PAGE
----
viewArticle #36393
NeuroBiography: A database of cognitive neuroscientists' lives & work
User: Guest
Van Braeckel K, Butcher PR, Geuze RH, Stremmelaar EF, Bouma A (2007) Movement adaptations in 7- to 10-year-old typically developing children: evidence for a transition in feedback-based motor control. Human Movement Science, 26(6):927-942      
We used a modified double-step pointing task to study movement adaptations in 7- to 10-year-old typically developing children. We found that the majority (63%) were able to optimally adapt fast, goal-directed visually-guided movements to a late change in target location meeting the requirements of speed and accuracy. A minority (35%) failed to meet the requirement of accuracy resulting in a less optimal adaptation. The results showed that the ability to adapt movements optimally develops before the age of 7 years in typically developing children. Literature proposes a transition in devel- opment of motor control around the age of 8 years. The present results replicate and extend this by suggesting that this transition affects the later phases of fast, goal-directed visually-guided move- ments rather than the early phases, such as movement programming and acceleration. Finally, the results indicate that the optimally adapted movements were the result of a specific strategy in which a specific component of movement execution was slowed on all trials. This suggests that 7- to 10- year-old typically developing children have developed implicit knowledge about which movement components are the most efficient to adapt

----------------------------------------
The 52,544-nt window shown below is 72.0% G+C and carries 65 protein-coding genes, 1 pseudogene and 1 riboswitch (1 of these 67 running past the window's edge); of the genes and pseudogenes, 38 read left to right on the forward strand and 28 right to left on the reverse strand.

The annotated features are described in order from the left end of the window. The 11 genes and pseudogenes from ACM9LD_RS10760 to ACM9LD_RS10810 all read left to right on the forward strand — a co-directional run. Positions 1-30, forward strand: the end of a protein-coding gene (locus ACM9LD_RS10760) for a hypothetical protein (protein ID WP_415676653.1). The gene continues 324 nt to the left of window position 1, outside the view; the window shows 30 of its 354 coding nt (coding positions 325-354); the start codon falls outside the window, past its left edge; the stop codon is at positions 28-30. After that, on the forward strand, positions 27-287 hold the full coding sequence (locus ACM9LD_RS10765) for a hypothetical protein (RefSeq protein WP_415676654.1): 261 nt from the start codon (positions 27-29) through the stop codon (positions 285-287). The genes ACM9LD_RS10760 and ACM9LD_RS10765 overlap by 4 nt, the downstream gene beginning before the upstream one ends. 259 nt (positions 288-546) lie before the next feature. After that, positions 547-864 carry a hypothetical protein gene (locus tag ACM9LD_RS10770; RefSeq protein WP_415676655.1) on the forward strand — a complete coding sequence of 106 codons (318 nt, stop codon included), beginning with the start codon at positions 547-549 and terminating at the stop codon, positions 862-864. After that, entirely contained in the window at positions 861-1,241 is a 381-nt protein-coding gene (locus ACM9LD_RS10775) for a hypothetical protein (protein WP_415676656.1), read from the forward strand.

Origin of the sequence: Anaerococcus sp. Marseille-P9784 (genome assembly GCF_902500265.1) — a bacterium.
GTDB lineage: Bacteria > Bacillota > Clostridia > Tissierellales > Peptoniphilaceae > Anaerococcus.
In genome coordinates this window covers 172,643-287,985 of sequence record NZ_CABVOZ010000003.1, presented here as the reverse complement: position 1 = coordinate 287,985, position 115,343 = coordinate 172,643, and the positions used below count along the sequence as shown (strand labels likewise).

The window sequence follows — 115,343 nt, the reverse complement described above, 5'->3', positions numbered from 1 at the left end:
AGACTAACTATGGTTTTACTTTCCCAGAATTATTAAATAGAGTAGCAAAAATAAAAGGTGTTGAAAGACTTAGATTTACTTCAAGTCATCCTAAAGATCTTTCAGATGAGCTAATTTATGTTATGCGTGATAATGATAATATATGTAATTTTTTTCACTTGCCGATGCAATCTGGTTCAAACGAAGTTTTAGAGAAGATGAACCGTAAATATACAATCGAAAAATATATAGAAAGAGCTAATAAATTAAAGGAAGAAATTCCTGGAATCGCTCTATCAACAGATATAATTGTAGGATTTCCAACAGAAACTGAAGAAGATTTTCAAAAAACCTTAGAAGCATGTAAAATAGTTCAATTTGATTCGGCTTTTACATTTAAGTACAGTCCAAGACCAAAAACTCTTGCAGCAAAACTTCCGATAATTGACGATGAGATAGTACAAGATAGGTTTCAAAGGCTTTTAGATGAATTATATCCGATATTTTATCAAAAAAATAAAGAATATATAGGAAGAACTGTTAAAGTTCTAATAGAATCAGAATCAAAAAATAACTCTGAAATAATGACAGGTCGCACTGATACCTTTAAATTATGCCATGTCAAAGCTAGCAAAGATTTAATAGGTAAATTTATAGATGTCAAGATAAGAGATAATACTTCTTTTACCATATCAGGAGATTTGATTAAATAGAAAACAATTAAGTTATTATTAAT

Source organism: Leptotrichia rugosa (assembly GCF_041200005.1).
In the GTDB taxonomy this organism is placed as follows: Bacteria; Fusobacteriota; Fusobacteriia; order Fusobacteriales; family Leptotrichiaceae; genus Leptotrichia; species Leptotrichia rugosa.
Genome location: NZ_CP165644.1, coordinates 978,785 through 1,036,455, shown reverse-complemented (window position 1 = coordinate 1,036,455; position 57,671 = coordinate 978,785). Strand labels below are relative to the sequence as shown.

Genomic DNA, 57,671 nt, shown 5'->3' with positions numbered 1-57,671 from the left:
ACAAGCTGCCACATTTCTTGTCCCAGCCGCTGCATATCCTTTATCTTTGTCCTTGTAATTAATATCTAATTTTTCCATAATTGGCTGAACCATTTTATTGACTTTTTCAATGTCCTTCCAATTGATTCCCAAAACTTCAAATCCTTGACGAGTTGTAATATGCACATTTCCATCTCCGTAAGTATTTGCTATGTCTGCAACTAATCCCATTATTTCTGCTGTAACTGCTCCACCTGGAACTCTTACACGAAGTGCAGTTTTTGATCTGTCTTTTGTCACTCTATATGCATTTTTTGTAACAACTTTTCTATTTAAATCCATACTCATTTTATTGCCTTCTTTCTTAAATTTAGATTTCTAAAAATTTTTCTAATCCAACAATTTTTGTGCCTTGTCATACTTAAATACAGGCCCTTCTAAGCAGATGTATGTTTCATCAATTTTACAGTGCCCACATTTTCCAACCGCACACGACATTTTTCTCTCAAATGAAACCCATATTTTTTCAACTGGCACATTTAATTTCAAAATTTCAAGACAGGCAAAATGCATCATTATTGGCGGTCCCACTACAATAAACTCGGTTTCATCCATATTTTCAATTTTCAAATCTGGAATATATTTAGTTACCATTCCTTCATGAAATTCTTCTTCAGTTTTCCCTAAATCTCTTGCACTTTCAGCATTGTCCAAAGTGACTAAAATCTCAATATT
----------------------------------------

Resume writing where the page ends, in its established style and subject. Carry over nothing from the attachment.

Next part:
Projects: GRASP; OnlineControl;